Dealing with the death of a loved one can be one of the most difficult things most people ever do. You can make it easier on the ones you leave behind by planning ahead and making out a will. You don't need to have a large estate to need a will, and you will be doing your family a big favor by taking care of this so that they don't have to deal with what happens when you die intestate. Read on to learn more.
When there is no will
The relationship between a will and probate is somewhat confusing to some, and there is the thought that if you don't leave a will, you can just skip the entire probate process. Probate is about more than just a will, and having or not having a will is irrelevant.
Probate proceeds when the estate is worth a certain minimum amount of money and no debts are owed, so most everyone will need to have their estates probated no matter what. Whether there is a will that cannot be found, or if it is assumed that there was no will, the state has ways of dealing with an estate using the probate process.
Who will control your estate?
When you make out a will you will be appointing someone to oversee the provisions of the will after you die. This person should be a trusted friend or loved one, and they will come to be known as the personal representative or the executor after you die. It is not the job of the personal representative to make decisions about your estate when it comes to inheritances; it is their job to make sure that your wishes are carried out.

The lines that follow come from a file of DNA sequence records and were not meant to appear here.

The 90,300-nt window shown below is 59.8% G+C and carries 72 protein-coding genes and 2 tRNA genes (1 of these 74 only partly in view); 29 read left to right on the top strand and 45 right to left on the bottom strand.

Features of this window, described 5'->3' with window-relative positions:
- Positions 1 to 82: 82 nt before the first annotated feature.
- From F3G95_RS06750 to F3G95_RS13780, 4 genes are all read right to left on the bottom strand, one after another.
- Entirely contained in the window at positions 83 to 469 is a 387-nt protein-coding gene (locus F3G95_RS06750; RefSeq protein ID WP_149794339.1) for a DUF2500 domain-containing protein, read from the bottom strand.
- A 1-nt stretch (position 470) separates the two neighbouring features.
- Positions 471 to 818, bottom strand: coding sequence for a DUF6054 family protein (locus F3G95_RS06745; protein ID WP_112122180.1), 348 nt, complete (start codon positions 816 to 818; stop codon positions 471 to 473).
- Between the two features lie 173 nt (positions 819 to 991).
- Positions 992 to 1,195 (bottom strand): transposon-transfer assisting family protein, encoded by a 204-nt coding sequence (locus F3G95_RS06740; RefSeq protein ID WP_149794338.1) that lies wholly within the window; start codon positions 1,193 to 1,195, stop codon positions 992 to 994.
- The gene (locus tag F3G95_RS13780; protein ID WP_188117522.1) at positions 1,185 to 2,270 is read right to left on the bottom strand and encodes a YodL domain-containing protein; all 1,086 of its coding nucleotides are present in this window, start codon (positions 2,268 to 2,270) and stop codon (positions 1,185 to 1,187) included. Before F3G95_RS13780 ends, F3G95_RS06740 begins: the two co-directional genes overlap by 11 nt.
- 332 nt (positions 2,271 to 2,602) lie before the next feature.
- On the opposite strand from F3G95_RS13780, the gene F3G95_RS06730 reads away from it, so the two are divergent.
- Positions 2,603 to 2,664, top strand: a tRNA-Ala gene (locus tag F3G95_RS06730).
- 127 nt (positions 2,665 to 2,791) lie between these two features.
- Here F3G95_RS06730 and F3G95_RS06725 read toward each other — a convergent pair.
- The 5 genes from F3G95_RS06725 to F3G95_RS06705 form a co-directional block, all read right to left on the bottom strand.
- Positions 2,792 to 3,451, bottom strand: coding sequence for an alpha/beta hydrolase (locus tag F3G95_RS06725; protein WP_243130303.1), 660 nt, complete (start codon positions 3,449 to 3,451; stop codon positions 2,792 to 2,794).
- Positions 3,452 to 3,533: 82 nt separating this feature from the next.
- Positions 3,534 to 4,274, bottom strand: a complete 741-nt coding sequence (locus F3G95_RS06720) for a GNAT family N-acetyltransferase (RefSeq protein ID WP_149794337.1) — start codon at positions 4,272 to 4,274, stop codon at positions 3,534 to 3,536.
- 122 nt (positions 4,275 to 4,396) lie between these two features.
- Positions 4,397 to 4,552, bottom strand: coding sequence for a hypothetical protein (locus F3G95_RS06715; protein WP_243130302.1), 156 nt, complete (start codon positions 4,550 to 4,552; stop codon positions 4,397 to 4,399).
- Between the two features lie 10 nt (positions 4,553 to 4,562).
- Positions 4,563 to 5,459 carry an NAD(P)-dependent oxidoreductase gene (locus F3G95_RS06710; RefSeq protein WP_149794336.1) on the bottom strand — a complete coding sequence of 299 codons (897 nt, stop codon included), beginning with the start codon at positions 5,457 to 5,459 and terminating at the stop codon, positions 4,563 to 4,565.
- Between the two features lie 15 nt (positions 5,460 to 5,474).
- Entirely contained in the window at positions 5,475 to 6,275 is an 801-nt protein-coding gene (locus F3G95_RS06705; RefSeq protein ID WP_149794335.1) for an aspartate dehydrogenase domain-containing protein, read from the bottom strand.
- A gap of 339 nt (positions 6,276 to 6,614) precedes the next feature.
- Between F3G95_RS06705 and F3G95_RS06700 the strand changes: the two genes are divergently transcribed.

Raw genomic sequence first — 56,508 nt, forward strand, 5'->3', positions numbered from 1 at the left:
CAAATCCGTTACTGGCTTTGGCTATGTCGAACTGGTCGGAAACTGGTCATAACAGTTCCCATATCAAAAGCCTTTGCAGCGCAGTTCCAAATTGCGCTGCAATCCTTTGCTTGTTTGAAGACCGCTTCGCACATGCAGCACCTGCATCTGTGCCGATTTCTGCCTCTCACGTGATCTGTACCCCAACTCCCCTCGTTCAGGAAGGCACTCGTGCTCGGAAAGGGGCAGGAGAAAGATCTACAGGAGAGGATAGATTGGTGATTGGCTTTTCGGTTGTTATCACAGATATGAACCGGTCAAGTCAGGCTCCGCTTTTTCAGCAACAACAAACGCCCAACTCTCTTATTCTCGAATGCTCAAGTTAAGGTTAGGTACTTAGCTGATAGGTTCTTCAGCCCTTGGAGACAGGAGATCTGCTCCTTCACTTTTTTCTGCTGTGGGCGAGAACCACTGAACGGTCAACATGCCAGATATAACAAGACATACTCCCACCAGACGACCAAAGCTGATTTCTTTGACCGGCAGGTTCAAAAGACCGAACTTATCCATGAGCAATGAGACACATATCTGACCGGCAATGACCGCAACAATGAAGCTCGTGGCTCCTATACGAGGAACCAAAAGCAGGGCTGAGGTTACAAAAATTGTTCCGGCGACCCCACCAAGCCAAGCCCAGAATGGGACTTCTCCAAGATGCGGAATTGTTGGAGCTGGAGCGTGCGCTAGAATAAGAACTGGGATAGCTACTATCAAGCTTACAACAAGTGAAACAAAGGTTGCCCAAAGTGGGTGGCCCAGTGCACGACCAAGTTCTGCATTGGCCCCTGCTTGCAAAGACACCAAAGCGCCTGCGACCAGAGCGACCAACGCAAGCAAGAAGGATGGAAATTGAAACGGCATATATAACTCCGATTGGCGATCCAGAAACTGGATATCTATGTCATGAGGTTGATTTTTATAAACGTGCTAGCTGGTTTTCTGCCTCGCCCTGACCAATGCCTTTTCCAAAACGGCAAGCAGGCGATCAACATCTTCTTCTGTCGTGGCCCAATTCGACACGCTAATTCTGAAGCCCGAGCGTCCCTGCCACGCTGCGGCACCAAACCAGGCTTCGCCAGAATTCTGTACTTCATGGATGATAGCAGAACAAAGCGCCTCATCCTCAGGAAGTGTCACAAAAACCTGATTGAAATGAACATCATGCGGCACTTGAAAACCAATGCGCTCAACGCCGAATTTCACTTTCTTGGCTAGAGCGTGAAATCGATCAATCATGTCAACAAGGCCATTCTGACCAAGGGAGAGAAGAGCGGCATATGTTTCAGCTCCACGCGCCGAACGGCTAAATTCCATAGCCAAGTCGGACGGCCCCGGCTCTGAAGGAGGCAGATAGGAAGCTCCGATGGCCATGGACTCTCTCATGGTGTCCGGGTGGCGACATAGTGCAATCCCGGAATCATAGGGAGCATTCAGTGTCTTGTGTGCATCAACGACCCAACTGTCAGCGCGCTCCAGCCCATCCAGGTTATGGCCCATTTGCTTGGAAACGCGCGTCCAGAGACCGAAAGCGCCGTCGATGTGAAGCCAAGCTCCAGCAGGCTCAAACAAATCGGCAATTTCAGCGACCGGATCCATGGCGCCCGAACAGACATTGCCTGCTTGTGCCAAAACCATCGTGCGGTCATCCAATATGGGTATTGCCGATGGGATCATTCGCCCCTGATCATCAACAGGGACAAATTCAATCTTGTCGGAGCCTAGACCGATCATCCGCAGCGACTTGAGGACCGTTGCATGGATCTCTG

In the absence of a will, the county probate court will appoint someone to oversee your estate for you. If you wish to make sure that someone specific is trusted to this task, you must do so with a will. Each state follows its own rules about who gets appointed, but it is usually a surviving spouse, then the oldest adult child, if the spouse is dead.
The law deals with the estates of those who die intestate by using something called succession. With succession, the estate is passed along to a certain list of people.
The entire estate will go to the first in line; however; there is no divvying up of the estate with some going to one person and some going to another. The spouse is always at the top of the succession ladder with each child inheriting equal portions if the spouse is dead. If there are no children then almost any blood relative is contacted one by one until a beneficiary is found.
Speak with an estate attorney such as one found through Skeen Law Offices so that estate succession can be avoided with your estate.
16 June 2018
It can be hard to know what to do to protect yourself legally in the immediate aftermath of a car accident. You’re liable to be disoriented or in shock, you may be injured, and you’re surely worried about your passenger or the other driver. At least, that’s how I felt. The thing is, the things you say and do in the immediate aftermath of an accident may affect a legal case later. Depending on who’s at fault and what the laws are in your state, you may want to sue the other driver for damages, or you may find yourself being sued. My blog is designed to give you tips for a car accident lawsuit, no matter which side you find yourself on.